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Clean Power Plan includes focus on climate, health, and security

The views expressed are those of the author and are not necessarily those of Scientific American.


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On Monday, the U.S. Environmental Protection Agency (EPA) officially released their highly anticipated rule for carbon emissions reductions in existing power plants. The numerous statements released by the EPA and White House revealed three themes – climate change, public health, and energy security.

According to the EPA’s announcement:

“At the direction of President Obama and after an unprecedented outreach effort, the U.S. Environmental Protection Agency is today releasing the Clean Power Plan proposal, which for the first time cuts carbon pollution from existing power plants, the single largest source of carbon pollution in the United States. Today’s proposal will protect public health, move the United States toward a cleaner environment and fight climate change while supplying Americans with reliable and affordable power.”

All told, the proposed EPA rule targets a 30% reduction of carbon emissions by 2030 in the nation’s electric power sector, compared to 2005 levels. This action follows the 2007 Supreme Court decision that upheld the EPA’s ability to regulate carbon dioxide and other pollutants that contribute to global climate change. How to achieve these reductions is largely left up to each state.

Climate Change – Looking to the future

The new rule clearly targets carbon dioxide emissions directly due to the threat that they pose to human health wellbeing as the result of global climate change. On the EPA’s website, Administrator Gina McCarthy is quoted in saying that:

“Climate change, fueled by carbon pollution, supercharges risks to our health, our economy, and our way of life. EPA is delivering on a vital piece of President Obama’s Climate Action Plan by proposing a Clean Power Plan that will cut harmful carbon pollution from our largest source–power plants…”

The EPA has published significant amounts of information on climate change science and sources (see here as a starting point).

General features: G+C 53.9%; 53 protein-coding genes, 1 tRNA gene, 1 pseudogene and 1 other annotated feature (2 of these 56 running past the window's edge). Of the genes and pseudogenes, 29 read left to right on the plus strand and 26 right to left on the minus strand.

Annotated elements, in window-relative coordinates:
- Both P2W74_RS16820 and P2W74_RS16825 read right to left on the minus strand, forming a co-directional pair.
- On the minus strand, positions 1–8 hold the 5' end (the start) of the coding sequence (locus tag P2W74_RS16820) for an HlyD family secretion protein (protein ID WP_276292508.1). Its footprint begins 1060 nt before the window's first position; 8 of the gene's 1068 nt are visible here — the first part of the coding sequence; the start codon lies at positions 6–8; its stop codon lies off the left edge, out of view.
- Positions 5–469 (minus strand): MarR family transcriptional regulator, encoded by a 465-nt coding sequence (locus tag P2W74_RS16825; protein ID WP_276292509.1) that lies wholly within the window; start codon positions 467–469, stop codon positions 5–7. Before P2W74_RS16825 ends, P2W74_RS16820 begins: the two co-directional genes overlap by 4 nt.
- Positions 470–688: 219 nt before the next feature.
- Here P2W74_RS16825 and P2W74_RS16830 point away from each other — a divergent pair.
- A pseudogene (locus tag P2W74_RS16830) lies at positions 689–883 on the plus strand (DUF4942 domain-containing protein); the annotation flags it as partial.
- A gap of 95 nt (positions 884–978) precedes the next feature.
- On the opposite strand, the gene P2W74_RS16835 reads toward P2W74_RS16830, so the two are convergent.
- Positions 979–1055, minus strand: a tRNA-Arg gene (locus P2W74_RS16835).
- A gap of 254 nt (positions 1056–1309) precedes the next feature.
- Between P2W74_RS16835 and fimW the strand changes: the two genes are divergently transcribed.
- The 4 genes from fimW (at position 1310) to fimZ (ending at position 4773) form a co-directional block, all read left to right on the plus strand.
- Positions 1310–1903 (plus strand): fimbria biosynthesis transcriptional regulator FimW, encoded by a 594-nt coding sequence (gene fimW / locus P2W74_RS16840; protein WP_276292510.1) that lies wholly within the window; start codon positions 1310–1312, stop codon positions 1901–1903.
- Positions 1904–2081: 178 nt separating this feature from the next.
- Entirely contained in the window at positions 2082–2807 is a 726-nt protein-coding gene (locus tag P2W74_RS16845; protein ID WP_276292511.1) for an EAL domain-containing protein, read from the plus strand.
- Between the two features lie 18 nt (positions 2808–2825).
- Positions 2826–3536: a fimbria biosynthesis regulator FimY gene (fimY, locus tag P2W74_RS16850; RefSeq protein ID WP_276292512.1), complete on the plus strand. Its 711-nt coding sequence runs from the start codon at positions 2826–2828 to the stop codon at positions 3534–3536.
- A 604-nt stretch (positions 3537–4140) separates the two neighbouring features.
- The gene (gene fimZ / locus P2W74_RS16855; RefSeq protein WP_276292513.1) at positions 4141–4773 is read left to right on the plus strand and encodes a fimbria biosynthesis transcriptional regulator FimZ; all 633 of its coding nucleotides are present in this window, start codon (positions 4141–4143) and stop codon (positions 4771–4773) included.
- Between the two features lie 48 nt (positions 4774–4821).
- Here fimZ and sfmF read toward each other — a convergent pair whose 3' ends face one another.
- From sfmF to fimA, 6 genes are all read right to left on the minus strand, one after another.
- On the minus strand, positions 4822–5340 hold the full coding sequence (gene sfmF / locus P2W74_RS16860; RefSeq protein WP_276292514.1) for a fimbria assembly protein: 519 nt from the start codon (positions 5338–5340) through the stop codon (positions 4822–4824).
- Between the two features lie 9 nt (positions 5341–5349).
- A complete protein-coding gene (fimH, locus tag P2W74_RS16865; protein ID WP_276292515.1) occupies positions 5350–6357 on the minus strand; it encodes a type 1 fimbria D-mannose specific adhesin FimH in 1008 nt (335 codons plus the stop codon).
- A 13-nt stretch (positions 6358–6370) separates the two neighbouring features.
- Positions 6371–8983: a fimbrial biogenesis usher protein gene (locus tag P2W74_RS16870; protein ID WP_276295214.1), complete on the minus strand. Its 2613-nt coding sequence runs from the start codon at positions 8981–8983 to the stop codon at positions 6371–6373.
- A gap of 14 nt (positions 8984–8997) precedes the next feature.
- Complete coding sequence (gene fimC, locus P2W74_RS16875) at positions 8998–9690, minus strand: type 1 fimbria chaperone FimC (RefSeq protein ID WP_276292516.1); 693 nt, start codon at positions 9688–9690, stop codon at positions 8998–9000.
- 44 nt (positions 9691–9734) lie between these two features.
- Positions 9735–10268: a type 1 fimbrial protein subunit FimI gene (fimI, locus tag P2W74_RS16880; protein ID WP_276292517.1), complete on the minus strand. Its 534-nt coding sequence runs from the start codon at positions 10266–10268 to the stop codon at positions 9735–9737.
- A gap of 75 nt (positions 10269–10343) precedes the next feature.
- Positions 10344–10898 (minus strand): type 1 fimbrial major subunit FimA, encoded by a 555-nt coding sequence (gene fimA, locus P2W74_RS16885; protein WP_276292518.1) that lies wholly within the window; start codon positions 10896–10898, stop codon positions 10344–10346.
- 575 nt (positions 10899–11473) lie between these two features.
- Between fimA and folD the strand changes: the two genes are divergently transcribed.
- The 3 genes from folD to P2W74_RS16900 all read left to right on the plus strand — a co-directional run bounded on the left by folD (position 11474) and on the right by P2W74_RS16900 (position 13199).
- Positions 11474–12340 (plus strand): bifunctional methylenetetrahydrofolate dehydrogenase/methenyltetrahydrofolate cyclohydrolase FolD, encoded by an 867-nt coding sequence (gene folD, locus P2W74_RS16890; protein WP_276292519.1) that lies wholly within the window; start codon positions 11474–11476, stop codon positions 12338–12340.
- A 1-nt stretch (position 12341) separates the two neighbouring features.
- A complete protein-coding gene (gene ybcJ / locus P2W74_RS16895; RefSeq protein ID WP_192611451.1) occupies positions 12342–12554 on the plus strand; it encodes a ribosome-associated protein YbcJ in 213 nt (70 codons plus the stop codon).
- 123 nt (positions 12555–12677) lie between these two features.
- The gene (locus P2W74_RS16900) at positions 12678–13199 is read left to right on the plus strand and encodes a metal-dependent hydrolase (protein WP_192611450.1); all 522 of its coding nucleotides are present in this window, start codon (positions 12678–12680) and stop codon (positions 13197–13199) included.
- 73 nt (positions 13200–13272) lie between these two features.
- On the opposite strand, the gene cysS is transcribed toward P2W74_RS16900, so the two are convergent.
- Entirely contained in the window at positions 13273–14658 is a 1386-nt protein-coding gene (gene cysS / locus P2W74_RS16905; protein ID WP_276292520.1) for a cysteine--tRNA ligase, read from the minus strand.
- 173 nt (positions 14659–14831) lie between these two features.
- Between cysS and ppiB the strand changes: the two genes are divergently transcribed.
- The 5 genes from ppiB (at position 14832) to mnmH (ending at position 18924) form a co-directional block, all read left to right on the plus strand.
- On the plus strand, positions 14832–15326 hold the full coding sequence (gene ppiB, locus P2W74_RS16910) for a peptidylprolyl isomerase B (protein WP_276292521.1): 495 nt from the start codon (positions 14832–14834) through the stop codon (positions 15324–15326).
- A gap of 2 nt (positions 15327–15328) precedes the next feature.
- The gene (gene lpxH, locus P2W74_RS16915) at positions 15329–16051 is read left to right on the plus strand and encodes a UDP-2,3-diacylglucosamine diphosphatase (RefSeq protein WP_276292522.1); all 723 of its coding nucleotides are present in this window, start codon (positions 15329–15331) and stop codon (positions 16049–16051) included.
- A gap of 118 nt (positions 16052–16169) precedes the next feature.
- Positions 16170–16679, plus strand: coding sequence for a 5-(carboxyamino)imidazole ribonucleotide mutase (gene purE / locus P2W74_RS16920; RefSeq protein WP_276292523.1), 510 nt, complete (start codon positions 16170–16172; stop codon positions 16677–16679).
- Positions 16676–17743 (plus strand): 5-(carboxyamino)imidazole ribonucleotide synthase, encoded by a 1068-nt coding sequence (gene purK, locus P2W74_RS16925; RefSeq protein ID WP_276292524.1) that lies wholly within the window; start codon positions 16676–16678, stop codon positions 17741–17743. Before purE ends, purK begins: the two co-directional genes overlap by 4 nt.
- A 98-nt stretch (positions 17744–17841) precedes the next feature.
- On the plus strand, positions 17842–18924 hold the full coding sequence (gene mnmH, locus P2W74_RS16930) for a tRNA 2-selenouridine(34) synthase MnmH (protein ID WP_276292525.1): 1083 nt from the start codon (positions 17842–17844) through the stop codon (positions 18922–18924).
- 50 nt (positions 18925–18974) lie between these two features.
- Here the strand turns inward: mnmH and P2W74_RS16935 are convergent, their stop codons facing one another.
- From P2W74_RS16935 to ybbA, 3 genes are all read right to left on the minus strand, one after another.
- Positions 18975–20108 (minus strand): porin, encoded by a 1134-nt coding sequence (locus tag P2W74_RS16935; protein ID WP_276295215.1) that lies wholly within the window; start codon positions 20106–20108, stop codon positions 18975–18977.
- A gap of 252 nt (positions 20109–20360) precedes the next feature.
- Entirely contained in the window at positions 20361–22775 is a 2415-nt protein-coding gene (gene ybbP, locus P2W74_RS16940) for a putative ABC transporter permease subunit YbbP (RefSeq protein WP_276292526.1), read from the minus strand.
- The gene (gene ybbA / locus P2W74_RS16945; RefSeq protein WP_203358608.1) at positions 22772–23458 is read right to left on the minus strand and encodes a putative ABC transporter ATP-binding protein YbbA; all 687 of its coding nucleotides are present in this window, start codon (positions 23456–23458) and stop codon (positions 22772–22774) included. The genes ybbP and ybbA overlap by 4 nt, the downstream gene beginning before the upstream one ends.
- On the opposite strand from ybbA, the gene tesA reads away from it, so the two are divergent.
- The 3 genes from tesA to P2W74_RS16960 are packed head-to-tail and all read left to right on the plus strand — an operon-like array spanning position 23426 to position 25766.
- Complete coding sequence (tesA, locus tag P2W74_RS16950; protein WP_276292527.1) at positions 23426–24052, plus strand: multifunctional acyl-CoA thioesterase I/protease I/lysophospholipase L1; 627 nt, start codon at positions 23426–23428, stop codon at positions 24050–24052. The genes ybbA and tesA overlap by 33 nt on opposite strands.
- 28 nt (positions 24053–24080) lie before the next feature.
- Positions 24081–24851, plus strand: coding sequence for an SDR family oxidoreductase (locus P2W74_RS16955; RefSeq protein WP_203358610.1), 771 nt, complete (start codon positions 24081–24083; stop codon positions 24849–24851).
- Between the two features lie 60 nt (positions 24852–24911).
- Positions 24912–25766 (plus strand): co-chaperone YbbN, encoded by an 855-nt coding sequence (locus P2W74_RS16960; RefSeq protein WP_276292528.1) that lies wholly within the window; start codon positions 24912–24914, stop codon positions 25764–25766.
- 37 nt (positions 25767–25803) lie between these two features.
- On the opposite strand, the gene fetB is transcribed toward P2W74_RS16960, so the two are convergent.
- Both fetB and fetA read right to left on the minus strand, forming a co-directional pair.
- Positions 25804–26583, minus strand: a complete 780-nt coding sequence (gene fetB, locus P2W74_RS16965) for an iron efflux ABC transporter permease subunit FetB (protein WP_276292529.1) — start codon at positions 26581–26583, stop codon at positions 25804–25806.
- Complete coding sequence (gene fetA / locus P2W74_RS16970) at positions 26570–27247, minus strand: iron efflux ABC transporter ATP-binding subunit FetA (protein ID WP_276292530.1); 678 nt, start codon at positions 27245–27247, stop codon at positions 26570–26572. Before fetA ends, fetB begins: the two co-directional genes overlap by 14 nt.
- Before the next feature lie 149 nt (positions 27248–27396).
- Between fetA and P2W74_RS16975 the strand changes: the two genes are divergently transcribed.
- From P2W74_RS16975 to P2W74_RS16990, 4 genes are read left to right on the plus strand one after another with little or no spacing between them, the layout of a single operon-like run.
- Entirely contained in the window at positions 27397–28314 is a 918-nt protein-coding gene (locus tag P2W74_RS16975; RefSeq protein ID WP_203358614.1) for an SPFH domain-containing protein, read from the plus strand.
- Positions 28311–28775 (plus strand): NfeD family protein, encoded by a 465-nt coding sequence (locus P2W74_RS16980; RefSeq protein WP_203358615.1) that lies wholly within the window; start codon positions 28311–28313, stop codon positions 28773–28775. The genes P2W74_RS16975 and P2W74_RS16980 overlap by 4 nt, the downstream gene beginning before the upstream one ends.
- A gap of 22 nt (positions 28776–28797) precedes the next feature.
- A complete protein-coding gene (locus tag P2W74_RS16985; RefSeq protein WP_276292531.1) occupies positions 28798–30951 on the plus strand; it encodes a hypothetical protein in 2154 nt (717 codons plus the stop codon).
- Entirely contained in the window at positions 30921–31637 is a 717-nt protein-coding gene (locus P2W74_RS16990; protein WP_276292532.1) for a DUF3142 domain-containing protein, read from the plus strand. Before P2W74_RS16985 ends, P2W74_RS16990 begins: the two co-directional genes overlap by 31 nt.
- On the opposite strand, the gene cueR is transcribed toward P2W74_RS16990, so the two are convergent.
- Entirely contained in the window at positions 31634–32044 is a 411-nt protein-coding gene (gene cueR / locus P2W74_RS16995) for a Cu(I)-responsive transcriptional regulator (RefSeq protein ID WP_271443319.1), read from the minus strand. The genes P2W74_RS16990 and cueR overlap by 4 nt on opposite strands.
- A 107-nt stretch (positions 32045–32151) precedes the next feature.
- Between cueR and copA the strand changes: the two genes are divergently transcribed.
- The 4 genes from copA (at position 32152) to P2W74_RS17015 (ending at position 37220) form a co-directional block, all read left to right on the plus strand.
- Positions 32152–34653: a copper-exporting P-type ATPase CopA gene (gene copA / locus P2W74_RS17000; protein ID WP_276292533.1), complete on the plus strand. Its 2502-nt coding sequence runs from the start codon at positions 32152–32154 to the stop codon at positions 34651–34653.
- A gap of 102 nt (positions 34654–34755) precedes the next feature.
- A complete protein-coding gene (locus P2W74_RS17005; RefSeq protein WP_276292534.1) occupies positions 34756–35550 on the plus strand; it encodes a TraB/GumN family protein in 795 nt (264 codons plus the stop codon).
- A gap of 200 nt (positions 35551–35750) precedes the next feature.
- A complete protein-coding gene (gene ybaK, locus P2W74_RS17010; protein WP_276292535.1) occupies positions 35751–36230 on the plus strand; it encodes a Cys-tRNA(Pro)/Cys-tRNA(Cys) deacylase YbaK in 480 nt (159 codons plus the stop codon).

Human Health – looking at the near-term

An anticipated co-benefit of the proposed carbon reductions is an anticipated 25% decrease in other types of air pollution, including particulate matter (PM), nitrogen oxides NOx), and sulfur dioxide (SO2), which have documented human health risks (see Table 1).

Noted here is that these three pollutants are already regulated via other EPA rules under the Clean Air Act. Monday’s announcement does not change those regulations. Rather, by reducing carbon emissions, the EPA expects that emissions of these other pollutants will be reduced as well because they are largely produced by the same power plants that emit almost 40% of the nation’s carbon dioxide emissions.

An estimated 800,000 early deaths occur each year around the globe as the result of combustion-related emissions (including both particulate matter and ozone) – 200,000 in the United States alone. While these particles can come from non-human sources (e.g. volcanoes), anthropogenic sources are the major contributors in cities. Particulate matter that is smaller than 10 micros in diameter (PM10) primarily comes from combustion – in car engines (both diesel and gasoline), power plants (coal, heavy oil and biomass), and other industrial activities (for example mining, the manufacturing of cement, and smelting).

According to the President, “[in] just the first year that these standards go into effect, up to 100,000 asthma attacks and 2,100 heart attacks will be avoided – and those numbers will go up from there.” On Tuesday, the EPA released its estimates that the Clean Power Plan with help the United States “avoid up to 6,600 premature deaths, up to 150,000 asthma attacks in children, and up to 490,000 missed work or school days [per year].”

Energy Security

The third theme found in the EPA’s announcement this week was energy security – that is “a cleaner environment and fight climate change while supplying Americans with reliable and affordable power.” On one hand, power plants account for almost 40% of the nation’s carbon domestic carbon dioxide emissions. On the other hand, they also represent more than 2/3 of the nation’s electricity supply – a supply with a track record of providing a reliable supply of electricity the vast majority of the time.

Moving forward, the Obama Administration seems keenly aware that any clean energy transition will assuredly be hindered if the result is not also a reliable supply of electricity to the American economy.

The states now have until 2016 to prepare proposals for their mix of power generation, energy efficiency, and demand-side management efforts to facilitate this 30% reduction in carbon dioxide emissions.

References:

[1]     R. D. Brookes, S. Eaton, A. Griffin, A. Loader, R. Morris, J. Stedman, J. Thomas, K. Vincent, P. Willis, D. E. Connolly, and D. Waterman, “Air Pollution in the UK 2012,” no. September, 2013.

[2]     S. Holgate, “Committee on the Medical Effects of Air Pollutants (COMEAP) – Review of the UK Air Quality Index,” 2011.

[3]     World Health Organisation, “Air quality and health,” vol. Fact sheet, pp. 1–5, 2011.

Photo credit: Photograph of Castle Gate Power Plant near Helper, Utah by Staplegunther via Wikimedia Commons.

Melissa C. Lott About the Author: An engineer and researcher who works at the intersection of energy, environment, technology, and policy. Follow on Twitter @mclott.

The views expressed are those of the author and are not necessarily those of Scientific American.





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